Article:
— The History of The Decline and Fall of the Roman Empire - Volume 5 • Edward Gibbon

... and wiser persons than himself, he was prone to judge the whole human family by a single individual. He did not come to believe that every man was a rascal, but, in more general terms, that there is a great deal more rascality in this world than one would be ...
— Now or Never - The Adventures of Bobby Bright • Oliver Optic

... it had no permanent effect, and it is nonsense to couple it, as has been recently done, with Clark's campaigns.] under the command of Evan Shelby; Isaac Shelby having collected the supplies for the expedition by his individual activity and on his personal credit. The backwoodsmen went down the river so swiftly that they took the Chickamaugas completely by surprise, and the few warriors who were left in the villages fled to the wooded mountains without offering any resistance. Several Indians were killed [Footnote: Cameron ...
— The Winning of the West, Volume Two - From the Alleghanies to the Mississippi, 1777-1783 • Theodore Roosevelt

... it, for, behold, Our gathered strength of individual pain, When Time's long alchemy hath made it gold, Dies with us—hoarded all these years in vain, Since those that might be heir to it the mould Renew, and coin themselves new ...
— Artemis to Actaeon and Other Worlds • Edith Wharton

... cognition is cognition by means of the construction of conceptions. The construction of a conception is the presentation a priori of the intuition which corresponds to the conception. For this purpose a non-empirical intuition is requisite, which, as an intuition, is an individual object; while, as the construction of a conception (a general representation), it must be seen to be universally valid for all the possible intuitions which rank under that conception. Thus I construct a triangle, ...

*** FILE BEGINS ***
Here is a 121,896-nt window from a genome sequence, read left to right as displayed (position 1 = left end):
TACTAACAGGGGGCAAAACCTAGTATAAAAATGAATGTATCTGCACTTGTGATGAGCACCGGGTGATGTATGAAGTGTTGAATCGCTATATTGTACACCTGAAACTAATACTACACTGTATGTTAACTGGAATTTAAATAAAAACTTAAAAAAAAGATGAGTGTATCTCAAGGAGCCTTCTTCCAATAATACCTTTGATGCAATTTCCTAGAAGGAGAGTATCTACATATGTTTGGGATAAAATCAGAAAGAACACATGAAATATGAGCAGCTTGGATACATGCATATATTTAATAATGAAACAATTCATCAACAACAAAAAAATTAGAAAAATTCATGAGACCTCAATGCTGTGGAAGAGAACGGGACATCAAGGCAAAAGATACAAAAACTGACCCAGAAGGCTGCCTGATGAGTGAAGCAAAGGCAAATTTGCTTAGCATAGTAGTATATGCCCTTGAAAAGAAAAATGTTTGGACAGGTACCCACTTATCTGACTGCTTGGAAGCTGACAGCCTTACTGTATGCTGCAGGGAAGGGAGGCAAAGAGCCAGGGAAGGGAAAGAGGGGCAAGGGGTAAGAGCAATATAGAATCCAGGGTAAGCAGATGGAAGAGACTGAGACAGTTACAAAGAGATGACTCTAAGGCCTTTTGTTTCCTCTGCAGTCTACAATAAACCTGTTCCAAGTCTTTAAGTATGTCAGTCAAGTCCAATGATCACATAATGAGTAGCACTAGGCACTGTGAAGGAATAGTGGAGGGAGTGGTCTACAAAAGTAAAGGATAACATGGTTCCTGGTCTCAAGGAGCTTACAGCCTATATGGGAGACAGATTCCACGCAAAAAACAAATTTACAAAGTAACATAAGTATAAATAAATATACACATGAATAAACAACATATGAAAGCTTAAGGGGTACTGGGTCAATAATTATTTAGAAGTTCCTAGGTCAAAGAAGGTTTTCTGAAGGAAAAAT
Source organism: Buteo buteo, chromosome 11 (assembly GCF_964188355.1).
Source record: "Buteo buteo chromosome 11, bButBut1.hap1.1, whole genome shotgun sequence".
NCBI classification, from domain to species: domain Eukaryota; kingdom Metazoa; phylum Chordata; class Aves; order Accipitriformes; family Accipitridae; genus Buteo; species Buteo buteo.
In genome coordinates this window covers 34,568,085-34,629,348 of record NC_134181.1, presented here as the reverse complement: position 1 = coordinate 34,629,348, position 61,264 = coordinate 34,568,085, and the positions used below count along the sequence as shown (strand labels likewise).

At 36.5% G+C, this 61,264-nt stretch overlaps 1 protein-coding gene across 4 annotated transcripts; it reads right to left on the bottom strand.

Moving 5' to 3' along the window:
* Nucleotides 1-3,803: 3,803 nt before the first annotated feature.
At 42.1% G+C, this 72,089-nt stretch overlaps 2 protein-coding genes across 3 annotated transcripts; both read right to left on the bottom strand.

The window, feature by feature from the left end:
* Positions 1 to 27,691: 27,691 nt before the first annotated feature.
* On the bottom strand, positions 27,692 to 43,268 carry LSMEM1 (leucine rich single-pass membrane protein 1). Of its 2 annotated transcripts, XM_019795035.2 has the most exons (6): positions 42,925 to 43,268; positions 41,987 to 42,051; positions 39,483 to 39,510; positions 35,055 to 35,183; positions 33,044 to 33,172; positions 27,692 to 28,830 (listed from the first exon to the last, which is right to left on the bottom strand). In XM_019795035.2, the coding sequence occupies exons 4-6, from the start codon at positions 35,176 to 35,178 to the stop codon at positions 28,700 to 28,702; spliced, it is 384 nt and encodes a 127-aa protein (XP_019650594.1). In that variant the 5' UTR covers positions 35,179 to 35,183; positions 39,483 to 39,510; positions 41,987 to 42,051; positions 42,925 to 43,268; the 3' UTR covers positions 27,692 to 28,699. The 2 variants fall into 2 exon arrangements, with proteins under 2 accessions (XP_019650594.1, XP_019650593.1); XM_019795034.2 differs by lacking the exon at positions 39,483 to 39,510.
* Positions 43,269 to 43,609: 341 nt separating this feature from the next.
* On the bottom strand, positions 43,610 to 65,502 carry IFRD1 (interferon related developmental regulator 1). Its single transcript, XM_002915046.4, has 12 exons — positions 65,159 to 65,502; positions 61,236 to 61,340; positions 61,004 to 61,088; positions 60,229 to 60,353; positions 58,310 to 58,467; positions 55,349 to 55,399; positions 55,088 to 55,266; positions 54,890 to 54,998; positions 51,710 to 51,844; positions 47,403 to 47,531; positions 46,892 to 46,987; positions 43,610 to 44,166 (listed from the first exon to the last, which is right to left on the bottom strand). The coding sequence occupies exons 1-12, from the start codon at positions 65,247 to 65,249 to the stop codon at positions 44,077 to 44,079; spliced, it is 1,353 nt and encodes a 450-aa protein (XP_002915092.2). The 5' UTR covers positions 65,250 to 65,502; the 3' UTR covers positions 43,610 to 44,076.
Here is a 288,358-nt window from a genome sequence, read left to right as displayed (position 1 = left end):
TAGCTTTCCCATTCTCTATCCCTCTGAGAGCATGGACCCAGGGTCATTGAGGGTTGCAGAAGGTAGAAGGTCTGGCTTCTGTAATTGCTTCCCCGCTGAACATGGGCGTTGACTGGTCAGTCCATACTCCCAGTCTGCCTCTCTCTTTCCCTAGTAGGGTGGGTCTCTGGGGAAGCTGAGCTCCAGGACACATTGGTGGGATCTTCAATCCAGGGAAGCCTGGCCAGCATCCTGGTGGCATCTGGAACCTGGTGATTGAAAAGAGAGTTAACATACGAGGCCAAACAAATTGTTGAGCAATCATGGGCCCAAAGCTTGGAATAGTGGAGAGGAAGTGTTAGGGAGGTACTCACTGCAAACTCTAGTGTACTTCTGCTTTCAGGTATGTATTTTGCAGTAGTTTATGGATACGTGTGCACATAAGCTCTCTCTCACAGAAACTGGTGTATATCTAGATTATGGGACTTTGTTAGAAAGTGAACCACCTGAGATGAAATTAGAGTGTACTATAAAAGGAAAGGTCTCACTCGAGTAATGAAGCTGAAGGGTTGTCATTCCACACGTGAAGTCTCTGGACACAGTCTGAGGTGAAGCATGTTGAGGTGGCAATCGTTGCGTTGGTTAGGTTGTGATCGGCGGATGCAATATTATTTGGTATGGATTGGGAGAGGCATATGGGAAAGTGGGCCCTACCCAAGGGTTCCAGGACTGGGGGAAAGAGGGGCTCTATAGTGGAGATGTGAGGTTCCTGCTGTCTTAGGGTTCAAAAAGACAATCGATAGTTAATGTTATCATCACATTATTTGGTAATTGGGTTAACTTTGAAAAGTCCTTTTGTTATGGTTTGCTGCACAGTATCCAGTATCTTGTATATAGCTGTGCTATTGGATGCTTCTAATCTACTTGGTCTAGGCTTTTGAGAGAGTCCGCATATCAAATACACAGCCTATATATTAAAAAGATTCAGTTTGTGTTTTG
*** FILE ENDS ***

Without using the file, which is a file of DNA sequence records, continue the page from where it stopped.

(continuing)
— The Critique of Pure Reason • Immanuel Kant

... turning pale nor nothing," said Ben, with prompt anxiety, "don't take it to heart, no how—just as like as not, it's one of old Ben Benson's sea-sarpents, that'll float off the minute it's touched, and if it does amount to any thing, ain't that individual here with his face to the wind, and his hand on the helm? Only do be careful what you eat and drink here alone, if that ere gov'rness is turning waiter for you or the general. There's a reason for it—be sartain ...
— Mabel's Mistake • Ann S. Stephens

... generally comprehended science, like sanitation, so that the men and women of future generations are more fitted to live than those we now see about us. Don't you think that will be better worth while than my individual happiness? They think a woman heroic when she sacrifices herself for her children, but shouldn't I be much more heroic if I worked all my life for other people's children? For children yet to be born? ...
— The Precipice • Elia Wilkinson Peattie

... special insult. The scorn flung into the words homme de loi, homme de lettres, is wanting in the plural form, which may be used without offence; but in Paris every profession, learned or unlearned, has its omega, the individual who brings it down to the level of the lowest class; and the written law has its connecting link with the custom right of the streets. There are districts where the pettifogging man of business, known as Lawyer So-and-So, is still to be found. M. Fraisier ...